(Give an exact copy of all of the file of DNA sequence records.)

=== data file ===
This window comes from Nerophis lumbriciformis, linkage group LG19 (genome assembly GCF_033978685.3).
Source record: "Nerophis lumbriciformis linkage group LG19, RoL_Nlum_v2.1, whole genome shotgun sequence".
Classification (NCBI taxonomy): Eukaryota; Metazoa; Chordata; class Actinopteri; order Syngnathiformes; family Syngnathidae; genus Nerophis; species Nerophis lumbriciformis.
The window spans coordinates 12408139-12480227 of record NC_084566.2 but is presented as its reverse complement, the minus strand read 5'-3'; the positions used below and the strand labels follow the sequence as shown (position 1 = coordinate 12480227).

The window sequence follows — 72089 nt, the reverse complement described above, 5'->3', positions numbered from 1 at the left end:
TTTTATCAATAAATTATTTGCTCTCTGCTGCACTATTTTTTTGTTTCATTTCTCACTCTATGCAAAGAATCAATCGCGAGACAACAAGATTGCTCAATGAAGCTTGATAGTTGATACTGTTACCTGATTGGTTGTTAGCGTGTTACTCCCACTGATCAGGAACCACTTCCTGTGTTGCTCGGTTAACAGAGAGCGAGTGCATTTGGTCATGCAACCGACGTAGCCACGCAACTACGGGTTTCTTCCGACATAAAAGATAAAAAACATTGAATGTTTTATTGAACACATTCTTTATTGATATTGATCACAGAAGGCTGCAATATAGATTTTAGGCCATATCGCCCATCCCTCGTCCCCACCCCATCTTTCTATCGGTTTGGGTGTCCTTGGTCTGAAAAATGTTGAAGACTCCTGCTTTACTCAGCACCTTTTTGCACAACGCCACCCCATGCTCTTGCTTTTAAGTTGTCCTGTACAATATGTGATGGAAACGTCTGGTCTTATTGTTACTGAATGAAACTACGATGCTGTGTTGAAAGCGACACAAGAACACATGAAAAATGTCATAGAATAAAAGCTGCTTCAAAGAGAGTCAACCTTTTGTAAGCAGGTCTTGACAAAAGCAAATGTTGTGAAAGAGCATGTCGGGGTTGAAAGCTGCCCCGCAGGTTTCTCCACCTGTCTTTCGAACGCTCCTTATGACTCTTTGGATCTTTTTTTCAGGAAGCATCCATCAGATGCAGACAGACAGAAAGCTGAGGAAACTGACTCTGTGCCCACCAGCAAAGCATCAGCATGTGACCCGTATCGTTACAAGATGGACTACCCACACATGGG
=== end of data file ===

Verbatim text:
This window comes from Nerophis lumbriciformis, linkage group LG19 (genome assembly GCF_033978685.3).
Source record: "Nerophis lumbriciformis linkage group LG19, RoL_Nlum_v2.1, whole genome shotgun sequence".
Classification (NCBI taxonomy): Eukaryota; Metazoa; Chordata; class Actinopteri; order Syngnathiformes; family Syngnathidae; genus Nerophis; species Nerophis lumbriciformis.
The window spans coordinates 12408139-12480227 of record NC_084566.2 but is presented as its reverse complement, the minus strand read 5'-3'; the positions used below and the strand labels follow the sequence as shown (position 1 = coordinate 12480227).

The window sequence follows — 72089 nt, the reverse complement described above, 5'->3', positions numbered from 1 at the left end:
TTTTATCAATAAATTATTTGCTCTCTGCTGCACTATTTTTTTGTTTCATTTCTCACTCTATGCAAAGAATCAATCGCGAGACAACAAGATTGCTCAATGAAGCTTGATAGTTGATACTGTTACCTGATTGGTTGTTAGCGTGTTACTCCCACTGATCAGGAACCACTTCCTGTGTTGCTCGGTTAACAGAGAGCGAGTGCATTTGGTCATGCAACCGACGTAGCCACGCAACTACGGGTTTCTTCCGACATAAAAGATAAAAAACATTGAATGTTTTATTGAACACATTCTTTATTGATATTGATCACAGAAGGCTGCAATATAGATTTTAGGCCATATCGCCCATCCCTCGTCCCCACCCCATCTTTCTATCGGTTTGGGTGTCCTTGGTCTGAAAAATGTTGAAGACTCCTGCTTTACTCAGCACCTTTTTGCACAACGCCACCCCATGCTCTTGCTTTTAAGTTGTCCTGTACAATATGTGATGGAAACGTCTGGTCTTATTGTTACTGAATGAAACTACGATGCTGTGTTGAAAGCGACACAAGAACACATGAAAAATGTCATAGAATAAAAGCTGCTTCAAAGAGAGTCAACCTTTTGTAAGCAGGTCTTGACAAAAGCAAATGTTGTGAAAGAGCATGTCGGGGTTGAAAGCTGCCCCGCAGGTTTCTCCACCTGTCTTTCGAACGCTCCTTATGACTCTTTGGATCTTTTTTTCAGGAAGCATCCATCAGATGCAGACAGACAGAAAGCTGAGGAAACTGACTCTGTGCCCACCAGCAAAGCATCAGCATGTGACCCGTATCGTTACAAGATGGACTACCCACACATGGG